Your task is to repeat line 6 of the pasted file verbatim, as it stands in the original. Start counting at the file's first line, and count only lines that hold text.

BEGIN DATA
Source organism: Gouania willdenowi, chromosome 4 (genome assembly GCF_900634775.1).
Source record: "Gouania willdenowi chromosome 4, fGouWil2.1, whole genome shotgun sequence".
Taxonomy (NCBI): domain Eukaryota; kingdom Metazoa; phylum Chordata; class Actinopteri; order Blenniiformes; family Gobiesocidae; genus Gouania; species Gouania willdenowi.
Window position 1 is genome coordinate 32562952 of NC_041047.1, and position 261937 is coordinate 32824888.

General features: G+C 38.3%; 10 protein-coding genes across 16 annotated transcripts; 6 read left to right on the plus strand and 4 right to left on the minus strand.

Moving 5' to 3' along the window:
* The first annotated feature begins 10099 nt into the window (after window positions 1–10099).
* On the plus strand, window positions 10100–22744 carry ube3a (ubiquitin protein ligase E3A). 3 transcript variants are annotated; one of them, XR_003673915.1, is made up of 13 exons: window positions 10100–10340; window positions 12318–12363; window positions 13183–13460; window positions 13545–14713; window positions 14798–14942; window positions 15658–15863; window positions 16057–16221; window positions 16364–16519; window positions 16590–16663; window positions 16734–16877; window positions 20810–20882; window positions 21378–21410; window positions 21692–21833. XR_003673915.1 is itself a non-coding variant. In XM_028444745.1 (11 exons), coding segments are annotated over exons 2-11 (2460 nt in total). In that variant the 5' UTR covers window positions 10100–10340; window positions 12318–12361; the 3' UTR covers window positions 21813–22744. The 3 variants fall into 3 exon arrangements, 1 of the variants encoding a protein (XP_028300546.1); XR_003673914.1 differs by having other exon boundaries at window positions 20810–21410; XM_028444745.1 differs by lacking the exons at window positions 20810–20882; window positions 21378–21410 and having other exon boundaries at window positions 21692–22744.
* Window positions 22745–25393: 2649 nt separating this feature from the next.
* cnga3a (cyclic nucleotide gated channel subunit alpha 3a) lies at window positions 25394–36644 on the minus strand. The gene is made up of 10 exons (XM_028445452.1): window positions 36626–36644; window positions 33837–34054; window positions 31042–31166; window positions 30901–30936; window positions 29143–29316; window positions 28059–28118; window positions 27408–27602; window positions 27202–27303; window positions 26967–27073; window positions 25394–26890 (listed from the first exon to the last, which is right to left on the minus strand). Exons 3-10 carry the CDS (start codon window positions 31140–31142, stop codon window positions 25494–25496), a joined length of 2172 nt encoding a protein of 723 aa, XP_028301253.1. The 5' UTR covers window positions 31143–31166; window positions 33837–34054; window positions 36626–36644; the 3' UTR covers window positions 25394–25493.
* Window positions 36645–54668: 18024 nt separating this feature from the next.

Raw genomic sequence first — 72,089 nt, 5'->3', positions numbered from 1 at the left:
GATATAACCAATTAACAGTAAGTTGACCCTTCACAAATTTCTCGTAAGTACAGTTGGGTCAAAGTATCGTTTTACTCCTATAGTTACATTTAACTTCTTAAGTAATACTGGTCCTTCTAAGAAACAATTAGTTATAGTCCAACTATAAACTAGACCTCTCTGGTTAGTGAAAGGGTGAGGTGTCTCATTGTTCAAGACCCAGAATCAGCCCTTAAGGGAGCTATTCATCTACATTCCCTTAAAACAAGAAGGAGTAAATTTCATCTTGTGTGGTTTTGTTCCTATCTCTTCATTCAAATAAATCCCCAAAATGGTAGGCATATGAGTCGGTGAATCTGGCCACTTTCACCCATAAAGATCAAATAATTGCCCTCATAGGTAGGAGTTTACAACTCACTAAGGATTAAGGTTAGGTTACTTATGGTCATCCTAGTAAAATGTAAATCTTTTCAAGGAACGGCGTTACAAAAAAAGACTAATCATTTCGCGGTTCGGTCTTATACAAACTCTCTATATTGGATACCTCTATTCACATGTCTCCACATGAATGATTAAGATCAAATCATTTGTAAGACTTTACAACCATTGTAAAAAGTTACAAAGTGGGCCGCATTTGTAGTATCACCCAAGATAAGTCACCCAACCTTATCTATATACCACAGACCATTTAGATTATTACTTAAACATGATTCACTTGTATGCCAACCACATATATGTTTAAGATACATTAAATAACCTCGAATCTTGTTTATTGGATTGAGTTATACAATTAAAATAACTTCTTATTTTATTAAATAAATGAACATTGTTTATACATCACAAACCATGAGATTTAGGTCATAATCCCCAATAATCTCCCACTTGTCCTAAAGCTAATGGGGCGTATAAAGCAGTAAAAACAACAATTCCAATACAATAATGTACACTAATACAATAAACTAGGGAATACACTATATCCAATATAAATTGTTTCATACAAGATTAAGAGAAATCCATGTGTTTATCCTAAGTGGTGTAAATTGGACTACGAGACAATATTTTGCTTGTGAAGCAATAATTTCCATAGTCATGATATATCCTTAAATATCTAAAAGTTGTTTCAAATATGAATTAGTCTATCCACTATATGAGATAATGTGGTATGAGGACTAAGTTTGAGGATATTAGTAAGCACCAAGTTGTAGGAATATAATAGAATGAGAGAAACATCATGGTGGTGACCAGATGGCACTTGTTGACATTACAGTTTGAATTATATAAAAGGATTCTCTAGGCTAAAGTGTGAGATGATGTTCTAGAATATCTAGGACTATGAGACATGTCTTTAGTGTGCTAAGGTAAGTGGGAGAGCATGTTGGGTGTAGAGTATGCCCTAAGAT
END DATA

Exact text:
Moving 5' to 3' along the window: